Deputy Head and Senior Research Fellow, Middle East and North Africa Programme (on leave until June 2017)
The British government’s focus on nonviolence is meant to champion democratic values, but authoritarian states are using it to do just the opposite.
British Prime Minister Theresa May greets Sheikh Tamim bin Hamad al Thani, The Emir of Qatar outside 10 Downing Street on 15 September 2016. Photo by Getty Images.British Prime Minister Theresa May greets Sheikh Tamim bin Hamad al Thani, The Emir of Qatar outside 10 Downing Street on 15 September 2016. Photo by Getty Images.

It is 15 years since the US declared the 'war on terror' and, while the rise of ISIS has ensured Western governments remain preoccupied with non-state armed groups, the international policy agenda has shifted towards a broader focus on countering 'extremism'. But one problem with this is that there is no agreement on what 'extremism' is, let alone its causes or solutions.

The question of what constitutes a terrorist has always been contentious; the definition of 'extremism' is even more so. Just as countries around the world leapt to label their dissidents terrorists after 9/11, the UK’s growing emphasis on 'nonviolent extremism' is ripe for exploitation by authoritarian governments.

Britain has gone further than most countries in defining extremism specifically as a problem of undesirable beliefs. When the coalition government came to power in 2010, it revised the Prevent strategy to define extremism as 'vocal or active opposition to fundamental British values' including democracy, the rule of law, individual liberty and tolerance of different faiths and beliefs.

This change in policy was partly a reaction against some of the counterterrorism work done by the previous Labour government in conjunction with Muslim faith groups. Critics claimed some of the faith groups that had been selected actually contributed to underlying problems of intolerance and division, because they reinforced the idea of separation between Muslim and other British communities. Moreover the new definition of nonviolent extremism was intended to be wider than Islamist groups, and to include the far right.

The definition, however, is not based on any clear theoretical or practical link to violence. Clearly, 'nonviolent extremists' don’t have to be in favour of violence. The latest counter-extremism strategy, from 2015, states that extremist ideology is the core problem, with terrorism merely a symptom. By contrast, the research on terrorism, radicalization and extremism suggests that, though beliefs matter to people and organizations who adopt violence, a more complex mix of social, psychological, political and strategic factors plays a part.

The idea of 'non-violent extremism' has critics ranging from academics defending freedom of thought – such as Oxford University’s vice-chancellor this week – to police officers questioning how this concept could realistically be controlled.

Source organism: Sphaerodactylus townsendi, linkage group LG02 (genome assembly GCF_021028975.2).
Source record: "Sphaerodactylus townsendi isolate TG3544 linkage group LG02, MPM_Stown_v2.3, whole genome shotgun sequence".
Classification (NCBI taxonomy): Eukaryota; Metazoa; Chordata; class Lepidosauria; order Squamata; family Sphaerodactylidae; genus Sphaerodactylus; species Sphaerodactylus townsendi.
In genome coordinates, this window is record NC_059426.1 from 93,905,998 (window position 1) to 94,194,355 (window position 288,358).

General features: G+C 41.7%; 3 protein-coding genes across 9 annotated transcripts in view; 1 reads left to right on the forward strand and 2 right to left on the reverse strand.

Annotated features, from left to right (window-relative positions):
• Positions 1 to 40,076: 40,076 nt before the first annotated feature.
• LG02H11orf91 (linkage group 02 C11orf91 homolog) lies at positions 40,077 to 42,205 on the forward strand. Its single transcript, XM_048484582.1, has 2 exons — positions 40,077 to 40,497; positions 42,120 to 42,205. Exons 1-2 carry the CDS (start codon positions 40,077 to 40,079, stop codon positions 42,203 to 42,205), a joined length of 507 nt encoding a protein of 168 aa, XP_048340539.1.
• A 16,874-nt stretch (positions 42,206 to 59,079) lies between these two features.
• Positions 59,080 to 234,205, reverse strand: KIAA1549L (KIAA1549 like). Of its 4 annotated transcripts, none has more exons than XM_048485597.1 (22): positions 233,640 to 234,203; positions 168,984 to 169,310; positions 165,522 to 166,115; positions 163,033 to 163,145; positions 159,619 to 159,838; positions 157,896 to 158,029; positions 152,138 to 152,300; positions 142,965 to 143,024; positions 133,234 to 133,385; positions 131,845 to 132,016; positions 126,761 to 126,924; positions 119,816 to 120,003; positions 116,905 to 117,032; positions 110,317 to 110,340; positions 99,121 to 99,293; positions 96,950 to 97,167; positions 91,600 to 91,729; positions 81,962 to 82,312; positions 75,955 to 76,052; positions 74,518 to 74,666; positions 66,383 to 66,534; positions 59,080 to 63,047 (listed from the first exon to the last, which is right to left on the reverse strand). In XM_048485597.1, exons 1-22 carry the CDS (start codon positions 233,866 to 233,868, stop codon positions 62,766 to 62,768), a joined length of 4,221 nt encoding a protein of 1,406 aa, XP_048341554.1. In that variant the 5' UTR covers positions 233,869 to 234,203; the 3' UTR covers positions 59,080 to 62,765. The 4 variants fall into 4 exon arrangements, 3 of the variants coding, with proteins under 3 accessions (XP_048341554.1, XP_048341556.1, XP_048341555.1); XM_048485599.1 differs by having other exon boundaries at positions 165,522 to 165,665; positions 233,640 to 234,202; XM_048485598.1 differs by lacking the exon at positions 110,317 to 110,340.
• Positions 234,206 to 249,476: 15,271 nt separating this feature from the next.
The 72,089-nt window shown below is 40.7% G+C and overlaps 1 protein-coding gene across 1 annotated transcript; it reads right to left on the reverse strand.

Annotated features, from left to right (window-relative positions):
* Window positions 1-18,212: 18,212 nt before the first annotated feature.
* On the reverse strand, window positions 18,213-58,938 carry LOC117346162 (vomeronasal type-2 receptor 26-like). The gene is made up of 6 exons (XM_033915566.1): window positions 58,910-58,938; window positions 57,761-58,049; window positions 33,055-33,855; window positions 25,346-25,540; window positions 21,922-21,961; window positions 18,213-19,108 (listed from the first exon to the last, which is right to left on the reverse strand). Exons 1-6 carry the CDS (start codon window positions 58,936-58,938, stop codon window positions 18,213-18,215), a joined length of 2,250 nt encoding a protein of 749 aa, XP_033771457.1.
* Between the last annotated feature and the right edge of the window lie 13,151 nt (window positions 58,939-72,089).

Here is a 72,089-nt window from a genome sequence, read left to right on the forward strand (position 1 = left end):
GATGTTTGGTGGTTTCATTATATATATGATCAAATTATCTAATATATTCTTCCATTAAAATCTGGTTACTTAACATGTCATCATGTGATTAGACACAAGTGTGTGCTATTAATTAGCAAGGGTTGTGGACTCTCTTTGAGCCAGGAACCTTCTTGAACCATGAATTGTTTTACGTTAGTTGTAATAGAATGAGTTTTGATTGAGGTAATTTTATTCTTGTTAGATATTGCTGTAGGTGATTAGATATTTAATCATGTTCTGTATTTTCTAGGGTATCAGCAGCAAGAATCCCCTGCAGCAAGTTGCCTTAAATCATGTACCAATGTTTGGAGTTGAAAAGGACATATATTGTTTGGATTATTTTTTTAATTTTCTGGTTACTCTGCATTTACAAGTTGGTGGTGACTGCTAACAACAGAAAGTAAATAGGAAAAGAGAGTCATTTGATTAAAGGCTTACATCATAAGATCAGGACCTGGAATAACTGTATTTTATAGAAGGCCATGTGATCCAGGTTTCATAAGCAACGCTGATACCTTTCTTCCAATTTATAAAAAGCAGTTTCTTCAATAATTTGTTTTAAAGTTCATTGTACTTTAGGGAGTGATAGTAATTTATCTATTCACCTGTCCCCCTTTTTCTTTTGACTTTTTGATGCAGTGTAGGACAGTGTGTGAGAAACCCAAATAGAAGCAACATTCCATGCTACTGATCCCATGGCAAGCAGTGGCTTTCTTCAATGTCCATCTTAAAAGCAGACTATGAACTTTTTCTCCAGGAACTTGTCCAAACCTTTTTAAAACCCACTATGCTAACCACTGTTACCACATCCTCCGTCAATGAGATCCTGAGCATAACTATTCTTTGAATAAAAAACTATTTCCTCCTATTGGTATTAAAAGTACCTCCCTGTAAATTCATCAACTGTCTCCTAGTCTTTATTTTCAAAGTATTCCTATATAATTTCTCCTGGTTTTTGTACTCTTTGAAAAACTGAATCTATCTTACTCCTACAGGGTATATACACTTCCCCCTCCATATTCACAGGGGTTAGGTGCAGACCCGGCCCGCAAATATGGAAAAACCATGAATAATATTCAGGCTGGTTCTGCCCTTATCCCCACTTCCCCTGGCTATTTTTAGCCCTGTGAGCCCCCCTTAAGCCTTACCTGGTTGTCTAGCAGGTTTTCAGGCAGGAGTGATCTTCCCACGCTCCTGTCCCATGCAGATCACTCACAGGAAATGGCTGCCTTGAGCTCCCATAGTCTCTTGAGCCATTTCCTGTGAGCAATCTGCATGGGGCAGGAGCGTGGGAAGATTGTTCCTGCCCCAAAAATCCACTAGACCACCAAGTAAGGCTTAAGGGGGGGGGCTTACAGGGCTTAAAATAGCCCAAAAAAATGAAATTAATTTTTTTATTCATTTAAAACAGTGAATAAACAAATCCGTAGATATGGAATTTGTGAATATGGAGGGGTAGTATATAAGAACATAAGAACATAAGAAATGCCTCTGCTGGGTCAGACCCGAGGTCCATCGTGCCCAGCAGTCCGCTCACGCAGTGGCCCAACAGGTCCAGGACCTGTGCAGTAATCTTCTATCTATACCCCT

But much less attention has been paid to the fact that Britain is also exporting its definition. Few people have analysed the implications for foreign policy of the UK promoting this concept of 'non-violent extremism' among its global allies, through training programmes as well as high-level security dialogues. The concept hasn’t caught on with most Western democracies, which remain focused on countering violent extremism; but it has been warmly received by non-democratic states, including some in the Gulf, which favour the sort of broad definitions that tar nonviolent dissidents with the same brush as violent ones.

Paradoxically, the UK’s definition of extremism is intended to reinforce liberal democratic values. But this is lost in translation when non-democracies embrace it. They are not amending their definitions to promote liberal values: rather, they tend to see Britain’s approach as validating their view that it is legitimate to criminalize dissident beliefs as a threat to national security.

When it comes to counterterrorism cooperation with the Middle East, there is a clear common interest in fighting a recognized, common threat such as ISIS or Al-Qaeda. By contrast, the understandings of what constitutes 'extremism' are so far apart that proponents of democratic change – or of liberal social values, such as the freedom to be an atheist or to advocate LGBT or abortion rights – are viewed as extremists in the Gulf context.

Nor are Gulf states themselves united over what extremism means. The UAE and Qatar have opposite views on whether the Muslim Brotherhood is an extremist organization, while Saudi Arabia’s grand mufti says Iran’s leaders are not Muslims. By contrast, the UAE has made it illegal to declare other Muslims to be apostates, as it sees this 'takfirism' as deeply interlinked with extremists.

The UK, keen to strengthen its counterterrorism partnerships, seems content to gloss over these differences. But if it doesn't deal with the consequences of its loose definitions, including human rights abuses and the stoking of popular discontent in response, it could be storing up problems that come back to haunt it.

This article was originally published in the Guardian.

To comment on this article, please contact Chatham House Feedback